MINDFUL TESTING

Given that fall “testing season” will soon be upon us, we recommend introducing and practicing one or two brief mindfulness practices that utilize breath to mindfully manage your and your students’ anxieties about testing. Use the two practices detailed below throughout the year and intensify the frequency in the weeks leading up to major exams or standardized tests. It takes time and repeated practice for mindfulness to become integrated into students coping skills.

There are many ways to incorporate teaching students about mindful testing into your class:

  • At the start of each lesson that focuses on preparing for an upcoming test

  • During a discussion with students about test-taking skills

  • During a discussion with students about studying for tests

 

By repeatedly using these practices whenever discussing or teaching content for tests, you are helping students to get into the habit of engaging their body’s relaxation and regulating systems before taking tests. Test anxiety can derail students’ abilities to show what they have learned.

 

Tests are stressful and the goal of mindfulness is to change how we experience that stress and our reaction to it.

 

These mindful testing practices are beneficial for students of all ability levels. Oftentimes, high ability students experience the most distress by tests, but they have learned to hide it well. The pressures that high ability students place on themselves to do well can be psychologically damaging.

Practice 1: Settling Into The Test

Tell students that they will be regularly practicing a mindful way of starting any test. Tell them why: Slow, deep controlled breathing calms the brain and reduces the cortisol levels that increase our heart rates and our anxiety. Tell them that when taking a deep breath they need to exhale longer than they inhale. Now, practice inhaling for a slow count of three, pausing for a moment, and then exhaling for a slow count of four. Then begin the mindful practice of Settling Into the Test.

 

Modeling is one of the best ways for your students to learn, so do it with them!

 

Ask students to:

1. Stand next to their desks with their hands over their heads and take a deep belly breath; inhale and exhale

    (add modified instructions for students' different levels of physical mobility)

2. Press their shoulders down, away from their ears and take another deep belly breath; inhale and exhale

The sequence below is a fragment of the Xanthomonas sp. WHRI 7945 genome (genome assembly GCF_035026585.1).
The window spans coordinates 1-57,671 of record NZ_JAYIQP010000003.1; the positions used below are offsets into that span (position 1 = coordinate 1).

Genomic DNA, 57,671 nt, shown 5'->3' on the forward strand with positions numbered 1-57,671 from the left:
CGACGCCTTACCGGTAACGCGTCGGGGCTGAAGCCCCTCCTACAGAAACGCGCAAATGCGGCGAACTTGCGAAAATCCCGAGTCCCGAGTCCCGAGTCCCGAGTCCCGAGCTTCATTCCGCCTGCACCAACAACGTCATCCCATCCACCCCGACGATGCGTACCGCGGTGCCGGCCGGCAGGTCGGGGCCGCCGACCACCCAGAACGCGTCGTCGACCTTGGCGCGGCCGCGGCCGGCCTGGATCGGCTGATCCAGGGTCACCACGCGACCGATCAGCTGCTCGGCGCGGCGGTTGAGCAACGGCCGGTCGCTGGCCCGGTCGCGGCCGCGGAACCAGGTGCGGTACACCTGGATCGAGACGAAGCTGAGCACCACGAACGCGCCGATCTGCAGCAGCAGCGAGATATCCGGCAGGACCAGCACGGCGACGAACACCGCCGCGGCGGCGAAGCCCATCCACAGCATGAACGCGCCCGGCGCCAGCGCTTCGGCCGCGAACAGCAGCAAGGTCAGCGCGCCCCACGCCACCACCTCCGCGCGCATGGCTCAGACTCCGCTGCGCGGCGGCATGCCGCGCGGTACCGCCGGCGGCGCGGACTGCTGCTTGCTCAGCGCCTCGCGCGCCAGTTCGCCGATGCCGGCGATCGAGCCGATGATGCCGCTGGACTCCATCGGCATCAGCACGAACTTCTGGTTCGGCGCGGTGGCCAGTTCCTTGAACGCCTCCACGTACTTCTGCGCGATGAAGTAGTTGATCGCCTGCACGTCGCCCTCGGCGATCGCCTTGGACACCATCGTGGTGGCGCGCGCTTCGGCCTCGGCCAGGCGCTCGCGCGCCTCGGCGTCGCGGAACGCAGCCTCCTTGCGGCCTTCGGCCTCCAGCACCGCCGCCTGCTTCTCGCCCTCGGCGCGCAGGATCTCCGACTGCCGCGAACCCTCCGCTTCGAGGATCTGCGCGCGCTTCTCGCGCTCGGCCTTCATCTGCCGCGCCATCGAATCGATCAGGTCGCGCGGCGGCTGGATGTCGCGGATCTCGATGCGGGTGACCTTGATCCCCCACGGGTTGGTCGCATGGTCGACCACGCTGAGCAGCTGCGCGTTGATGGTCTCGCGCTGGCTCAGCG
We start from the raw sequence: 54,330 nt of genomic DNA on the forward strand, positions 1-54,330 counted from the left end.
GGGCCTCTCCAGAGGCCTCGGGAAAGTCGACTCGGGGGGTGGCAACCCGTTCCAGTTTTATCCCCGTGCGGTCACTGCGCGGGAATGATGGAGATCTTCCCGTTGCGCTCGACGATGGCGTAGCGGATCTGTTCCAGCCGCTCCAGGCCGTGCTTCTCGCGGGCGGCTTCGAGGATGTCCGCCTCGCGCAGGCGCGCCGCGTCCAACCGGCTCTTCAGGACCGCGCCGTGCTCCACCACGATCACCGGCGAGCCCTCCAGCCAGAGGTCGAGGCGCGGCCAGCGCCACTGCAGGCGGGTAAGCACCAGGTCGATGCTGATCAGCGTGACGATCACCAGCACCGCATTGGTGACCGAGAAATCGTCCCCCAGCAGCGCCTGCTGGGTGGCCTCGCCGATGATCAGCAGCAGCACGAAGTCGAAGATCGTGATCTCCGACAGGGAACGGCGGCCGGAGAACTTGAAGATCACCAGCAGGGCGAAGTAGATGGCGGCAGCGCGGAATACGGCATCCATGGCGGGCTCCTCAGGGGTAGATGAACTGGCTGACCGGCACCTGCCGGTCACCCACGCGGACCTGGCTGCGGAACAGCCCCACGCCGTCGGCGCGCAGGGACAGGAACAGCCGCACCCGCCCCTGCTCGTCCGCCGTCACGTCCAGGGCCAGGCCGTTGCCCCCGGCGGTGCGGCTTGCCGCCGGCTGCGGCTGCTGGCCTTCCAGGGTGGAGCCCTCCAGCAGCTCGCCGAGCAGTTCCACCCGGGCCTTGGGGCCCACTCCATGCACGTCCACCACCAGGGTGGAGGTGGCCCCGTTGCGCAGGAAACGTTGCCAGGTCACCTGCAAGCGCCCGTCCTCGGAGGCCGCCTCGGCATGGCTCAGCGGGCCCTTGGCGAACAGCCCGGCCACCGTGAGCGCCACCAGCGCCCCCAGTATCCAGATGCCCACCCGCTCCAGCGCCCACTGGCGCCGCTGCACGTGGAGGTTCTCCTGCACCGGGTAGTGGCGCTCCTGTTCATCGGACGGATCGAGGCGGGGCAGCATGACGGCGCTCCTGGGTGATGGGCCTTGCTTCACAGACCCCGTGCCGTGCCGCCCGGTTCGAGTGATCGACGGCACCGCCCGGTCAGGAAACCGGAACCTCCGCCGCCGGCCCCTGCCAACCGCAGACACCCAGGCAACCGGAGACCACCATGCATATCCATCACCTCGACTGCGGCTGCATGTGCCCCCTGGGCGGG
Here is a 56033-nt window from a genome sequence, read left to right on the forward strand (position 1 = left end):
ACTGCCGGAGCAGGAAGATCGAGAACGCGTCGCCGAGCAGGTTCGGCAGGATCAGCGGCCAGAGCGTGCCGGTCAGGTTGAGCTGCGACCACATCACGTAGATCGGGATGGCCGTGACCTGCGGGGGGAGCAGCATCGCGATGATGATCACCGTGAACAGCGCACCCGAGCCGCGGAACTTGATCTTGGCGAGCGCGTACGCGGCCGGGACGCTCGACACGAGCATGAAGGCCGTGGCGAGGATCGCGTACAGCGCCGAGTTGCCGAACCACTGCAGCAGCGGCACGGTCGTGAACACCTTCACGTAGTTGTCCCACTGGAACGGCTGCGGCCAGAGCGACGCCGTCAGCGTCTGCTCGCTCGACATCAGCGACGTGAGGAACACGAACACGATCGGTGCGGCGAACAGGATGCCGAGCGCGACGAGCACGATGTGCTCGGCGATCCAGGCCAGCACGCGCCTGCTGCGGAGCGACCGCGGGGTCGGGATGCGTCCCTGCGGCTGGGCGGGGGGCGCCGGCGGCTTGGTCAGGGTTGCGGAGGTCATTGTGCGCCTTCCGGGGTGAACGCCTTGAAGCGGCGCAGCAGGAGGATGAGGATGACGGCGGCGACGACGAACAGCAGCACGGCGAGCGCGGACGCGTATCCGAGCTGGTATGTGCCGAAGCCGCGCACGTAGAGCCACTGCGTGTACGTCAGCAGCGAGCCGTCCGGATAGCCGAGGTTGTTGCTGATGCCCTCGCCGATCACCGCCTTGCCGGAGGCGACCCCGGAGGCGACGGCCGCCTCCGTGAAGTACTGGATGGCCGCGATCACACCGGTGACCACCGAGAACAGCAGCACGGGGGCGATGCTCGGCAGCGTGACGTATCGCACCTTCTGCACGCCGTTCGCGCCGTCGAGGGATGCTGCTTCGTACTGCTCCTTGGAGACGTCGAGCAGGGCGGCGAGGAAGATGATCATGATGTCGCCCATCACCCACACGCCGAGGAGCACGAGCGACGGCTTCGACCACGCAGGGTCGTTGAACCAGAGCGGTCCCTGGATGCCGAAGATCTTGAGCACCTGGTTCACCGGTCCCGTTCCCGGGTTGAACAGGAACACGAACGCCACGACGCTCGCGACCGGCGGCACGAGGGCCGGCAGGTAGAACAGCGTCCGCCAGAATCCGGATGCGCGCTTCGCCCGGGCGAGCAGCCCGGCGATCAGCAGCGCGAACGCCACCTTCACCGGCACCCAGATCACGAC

3. Slowly lower their arms and take a third deep breath with their shoulders still pressed down, away from their ears; inhale 

    and exhale

 

4. Slowly settle into their seats

 

5. Take a deep breath and press their feet into the floor; inhale and exhale

 

6. Take another deep breath with their feet still pressed into the floor; inhale and exhale

 

7. End by relaxing their bodies while taking one final deep breath; inhale and exhale

While students are still learning to master their breathing remind them to inhale for a count of three, pausing for a moment, and then exhale for a count of four. Count it out for them.

Practice 2: Reconnecting With Your Body

Tell students that getting caught up in your thoughts can increase the anxiety of getting stuck on a challenging question, and that one way to change this is to get out of your thoughts and into your body by using your breath to reconnect with your body.

 

Help students practice this by letting them know that you will interrupt them once or twice during class tests so they can learn how to interrupt themselves when they encounter a difficult question or feel themselves getting anxious during a test. Tell students that you will signal the start of the interruption by sounding a chime (you can use this link for an audio chime).   

  • After sounding the chime, ask students to: 

1. Press their feet into the floor and take a deep belly breath; inhale and exhale

2. Keep their feet pressed to the floor, and press their backs into their chair and take another deep belly breath; inhale and 

  exhale

3. Take one final deep belly breath before returning to the test; inhale and exhale

 

While students are still learning to master their breathing remind them to inhale for a count of three, pausing for a moment, and then exhale for a count of four. Count it out for them.

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